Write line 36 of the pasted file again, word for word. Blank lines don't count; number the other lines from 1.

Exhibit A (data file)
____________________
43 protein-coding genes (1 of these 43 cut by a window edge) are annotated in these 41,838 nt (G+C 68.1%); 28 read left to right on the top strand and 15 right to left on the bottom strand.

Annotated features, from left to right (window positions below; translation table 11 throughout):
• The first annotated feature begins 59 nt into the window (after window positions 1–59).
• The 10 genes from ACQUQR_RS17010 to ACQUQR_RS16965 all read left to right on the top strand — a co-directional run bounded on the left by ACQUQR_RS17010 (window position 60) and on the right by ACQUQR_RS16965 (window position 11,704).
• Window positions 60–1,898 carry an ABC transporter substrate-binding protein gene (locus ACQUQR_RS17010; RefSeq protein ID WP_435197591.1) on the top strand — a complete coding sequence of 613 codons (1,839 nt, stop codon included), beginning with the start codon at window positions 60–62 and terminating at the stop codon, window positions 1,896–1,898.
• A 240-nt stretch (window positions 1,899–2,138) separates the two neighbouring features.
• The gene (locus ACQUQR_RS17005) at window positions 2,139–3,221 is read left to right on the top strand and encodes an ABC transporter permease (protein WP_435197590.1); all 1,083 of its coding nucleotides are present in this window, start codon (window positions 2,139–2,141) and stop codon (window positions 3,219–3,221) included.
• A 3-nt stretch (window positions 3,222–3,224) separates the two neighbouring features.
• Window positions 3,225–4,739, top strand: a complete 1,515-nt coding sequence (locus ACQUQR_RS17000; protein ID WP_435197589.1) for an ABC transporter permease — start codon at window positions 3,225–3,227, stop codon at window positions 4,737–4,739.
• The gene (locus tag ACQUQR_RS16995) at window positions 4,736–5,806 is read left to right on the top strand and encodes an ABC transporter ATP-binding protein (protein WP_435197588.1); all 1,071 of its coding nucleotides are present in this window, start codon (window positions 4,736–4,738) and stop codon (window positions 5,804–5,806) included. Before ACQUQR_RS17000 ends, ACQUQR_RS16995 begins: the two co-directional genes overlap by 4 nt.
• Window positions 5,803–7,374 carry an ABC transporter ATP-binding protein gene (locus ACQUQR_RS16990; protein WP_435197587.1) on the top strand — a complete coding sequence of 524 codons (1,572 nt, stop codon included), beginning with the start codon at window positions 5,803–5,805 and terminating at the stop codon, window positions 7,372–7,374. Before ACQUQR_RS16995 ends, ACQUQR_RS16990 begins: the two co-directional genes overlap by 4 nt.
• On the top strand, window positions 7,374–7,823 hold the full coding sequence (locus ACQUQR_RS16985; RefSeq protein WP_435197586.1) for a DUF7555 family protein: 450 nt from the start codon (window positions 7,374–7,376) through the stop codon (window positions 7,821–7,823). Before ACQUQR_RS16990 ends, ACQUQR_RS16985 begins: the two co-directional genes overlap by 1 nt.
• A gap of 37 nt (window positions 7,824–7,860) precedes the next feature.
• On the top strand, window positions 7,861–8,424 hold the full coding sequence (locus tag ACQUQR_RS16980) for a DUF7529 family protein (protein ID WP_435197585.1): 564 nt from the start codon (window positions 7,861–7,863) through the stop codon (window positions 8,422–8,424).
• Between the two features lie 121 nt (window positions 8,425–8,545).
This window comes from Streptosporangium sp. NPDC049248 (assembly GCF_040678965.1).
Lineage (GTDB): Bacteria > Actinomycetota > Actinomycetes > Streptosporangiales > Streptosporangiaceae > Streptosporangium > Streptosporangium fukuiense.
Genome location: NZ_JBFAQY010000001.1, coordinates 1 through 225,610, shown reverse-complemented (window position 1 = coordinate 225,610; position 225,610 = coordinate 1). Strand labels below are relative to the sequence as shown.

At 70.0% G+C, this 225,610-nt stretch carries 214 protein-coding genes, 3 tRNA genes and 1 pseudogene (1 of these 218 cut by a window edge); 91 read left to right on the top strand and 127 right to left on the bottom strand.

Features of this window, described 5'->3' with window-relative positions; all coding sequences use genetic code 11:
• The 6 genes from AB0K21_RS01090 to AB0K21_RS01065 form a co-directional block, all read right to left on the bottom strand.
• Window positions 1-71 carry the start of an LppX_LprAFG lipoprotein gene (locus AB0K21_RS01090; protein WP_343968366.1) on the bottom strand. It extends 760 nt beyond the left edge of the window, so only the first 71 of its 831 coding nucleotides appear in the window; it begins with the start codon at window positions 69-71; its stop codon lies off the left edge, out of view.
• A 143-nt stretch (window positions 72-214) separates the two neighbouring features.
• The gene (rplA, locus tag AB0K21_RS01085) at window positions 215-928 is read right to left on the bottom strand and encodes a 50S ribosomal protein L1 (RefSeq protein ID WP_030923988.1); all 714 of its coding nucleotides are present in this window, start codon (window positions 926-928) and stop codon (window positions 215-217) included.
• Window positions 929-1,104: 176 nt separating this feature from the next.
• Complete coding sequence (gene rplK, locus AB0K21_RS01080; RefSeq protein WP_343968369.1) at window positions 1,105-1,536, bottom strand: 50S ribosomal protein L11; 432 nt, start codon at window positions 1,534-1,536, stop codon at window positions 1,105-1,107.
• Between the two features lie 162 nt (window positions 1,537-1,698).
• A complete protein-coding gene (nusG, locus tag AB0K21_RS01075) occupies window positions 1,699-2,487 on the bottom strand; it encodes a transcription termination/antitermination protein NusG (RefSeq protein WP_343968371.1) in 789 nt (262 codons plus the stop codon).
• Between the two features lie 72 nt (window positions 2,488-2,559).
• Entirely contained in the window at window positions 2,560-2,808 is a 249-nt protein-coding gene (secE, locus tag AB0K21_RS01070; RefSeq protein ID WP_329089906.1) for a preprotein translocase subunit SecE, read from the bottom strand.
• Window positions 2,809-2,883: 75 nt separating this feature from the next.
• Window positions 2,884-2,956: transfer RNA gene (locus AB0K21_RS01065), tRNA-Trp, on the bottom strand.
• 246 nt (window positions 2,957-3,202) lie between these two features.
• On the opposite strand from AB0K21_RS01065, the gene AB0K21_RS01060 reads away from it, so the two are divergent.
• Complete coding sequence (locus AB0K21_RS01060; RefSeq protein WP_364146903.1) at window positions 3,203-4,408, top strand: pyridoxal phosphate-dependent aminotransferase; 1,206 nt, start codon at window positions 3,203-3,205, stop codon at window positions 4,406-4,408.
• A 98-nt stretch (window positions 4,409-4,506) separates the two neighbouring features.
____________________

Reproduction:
• A 98-nt stretch (window positions 4,409-4,506) separates the two neighbouring features.